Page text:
Campbell McDougall, the owner of Darklands, and Zika Liu, the buyer at Vertice, both tell Quartz that it’s the quality and exclusivity of the clothes that attract new customers. Everything is thought through, from the zippers to the stitching.
And it’s quite elaborate stitching. A common detail is overlock stitching—a loose, open stitch visible on the surface of the clothing—that calls attention to the construction of the garment, and perhaps as importantly, resembles sutures holding a wound shut. Leopold Bossert, one of the newer talents working in this aesthetic, uses modified mid-century sewing machines originally designed for use on heavy upholstery to get unique stitch types, such as an adjusted overlock that morphs into a normal closed stitch.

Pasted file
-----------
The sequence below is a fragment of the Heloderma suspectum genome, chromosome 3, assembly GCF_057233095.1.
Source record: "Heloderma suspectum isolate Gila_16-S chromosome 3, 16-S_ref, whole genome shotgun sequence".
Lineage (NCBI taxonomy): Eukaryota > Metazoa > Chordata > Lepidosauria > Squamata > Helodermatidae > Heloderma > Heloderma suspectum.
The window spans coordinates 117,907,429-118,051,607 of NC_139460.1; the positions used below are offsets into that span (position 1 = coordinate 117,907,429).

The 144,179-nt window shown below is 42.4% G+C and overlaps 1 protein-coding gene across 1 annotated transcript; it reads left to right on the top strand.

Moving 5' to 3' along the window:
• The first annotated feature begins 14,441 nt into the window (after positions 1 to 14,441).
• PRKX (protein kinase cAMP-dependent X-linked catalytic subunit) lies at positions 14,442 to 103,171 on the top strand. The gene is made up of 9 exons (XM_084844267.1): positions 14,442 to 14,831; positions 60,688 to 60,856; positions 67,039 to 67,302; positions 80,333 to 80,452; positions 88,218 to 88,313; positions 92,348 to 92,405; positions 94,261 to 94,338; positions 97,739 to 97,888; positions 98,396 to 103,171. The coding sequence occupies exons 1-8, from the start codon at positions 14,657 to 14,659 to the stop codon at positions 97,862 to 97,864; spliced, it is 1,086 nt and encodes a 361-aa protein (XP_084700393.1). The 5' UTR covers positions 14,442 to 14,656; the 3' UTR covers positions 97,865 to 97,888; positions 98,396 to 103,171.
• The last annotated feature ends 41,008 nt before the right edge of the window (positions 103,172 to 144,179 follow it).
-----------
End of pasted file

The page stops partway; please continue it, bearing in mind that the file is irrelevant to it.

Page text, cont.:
Given the meticulous workmanship, the clothes are extremely expensive, and to appreciate them requires the sort of esoteric knowledge and obsession that men often lavish on cars or high-end watches.
For many of the customers, the high barrier to entry, in terms of dollars and comprehension, is part of the appeal. They let the wearer identify himself as an insider, a committed adherent of the group’s aesthetic.
In their experience, Steel and McDougall say, this exclusivity has a powerful psychological draw. People buying these clothes define themselves in opposition to the prevailing fashion system.
Liu goes a step further, saying customers want “self-appreciation, to feel more confident and differentiate themselves from the rest of people. Basically, to make themselves feel superior.”